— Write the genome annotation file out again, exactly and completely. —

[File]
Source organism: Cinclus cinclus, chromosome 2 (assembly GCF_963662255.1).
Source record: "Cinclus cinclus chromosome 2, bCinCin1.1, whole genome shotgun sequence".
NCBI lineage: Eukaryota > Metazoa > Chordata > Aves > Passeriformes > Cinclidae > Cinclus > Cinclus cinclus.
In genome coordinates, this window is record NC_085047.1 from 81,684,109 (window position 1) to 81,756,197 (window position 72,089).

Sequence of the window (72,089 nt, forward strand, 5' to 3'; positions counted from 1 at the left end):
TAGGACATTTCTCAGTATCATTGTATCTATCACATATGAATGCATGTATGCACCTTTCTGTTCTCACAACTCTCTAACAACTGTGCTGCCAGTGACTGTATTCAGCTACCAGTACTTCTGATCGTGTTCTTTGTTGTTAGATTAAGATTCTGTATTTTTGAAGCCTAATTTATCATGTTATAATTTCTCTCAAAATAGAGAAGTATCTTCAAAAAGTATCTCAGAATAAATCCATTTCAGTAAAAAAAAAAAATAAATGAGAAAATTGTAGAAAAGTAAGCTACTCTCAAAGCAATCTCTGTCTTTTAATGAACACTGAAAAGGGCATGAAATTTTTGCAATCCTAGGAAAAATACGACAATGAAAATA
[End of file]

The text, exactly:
Source organism: Cinclus cinclus, chromosome 2 (assembly GCF_963662255.1).
Source record: "Cinclus cinclus chromosome 2, bCinCin1.1, whole genome shotgun sequence".
NCBI lineage: Eukaryota > Metazoa > Chordata > Aves > Passeriformes > Cinclidae > Cinclus > Cinclus cinclus.
In genome coordinates, this window is record NC_085047.1 from 81,684,109 (window position 1) to 81,756,197 (window position 72,089).

Sequence of the window (72,089 nt, forward strand, 5' to 3'; positions counted from 1 at the left end):
TAGGACATTTCTCAGTATCATTGTATCTATCACATATGAATGCATGTATGCACCTTTCTGTTCTCACAACTCTCTAACAACTGTGCTGCCAGTGACTGTATTCAGCTACCAGTACTTCTGATCGTGTTCTTTGTTGTTAGATTAAGATTCTGTATTTTTGAAGCCTAATTTATCATGTTATAATTTCTCTCAAAATAGAGAAGTATCTTCAAAAAGTATCTCAGAATAAATCCATTTCAGTAAAAAAAAAAAATAAATGAGAAAATTGTAGAAAAGTAAGCTACTCTCAAAGCAATCTCTGTCTTTTAATGAACACTGAAAAGGGCATGAAATTTTTGCAATCCTAGGAAAAATACGACAATGAAAATA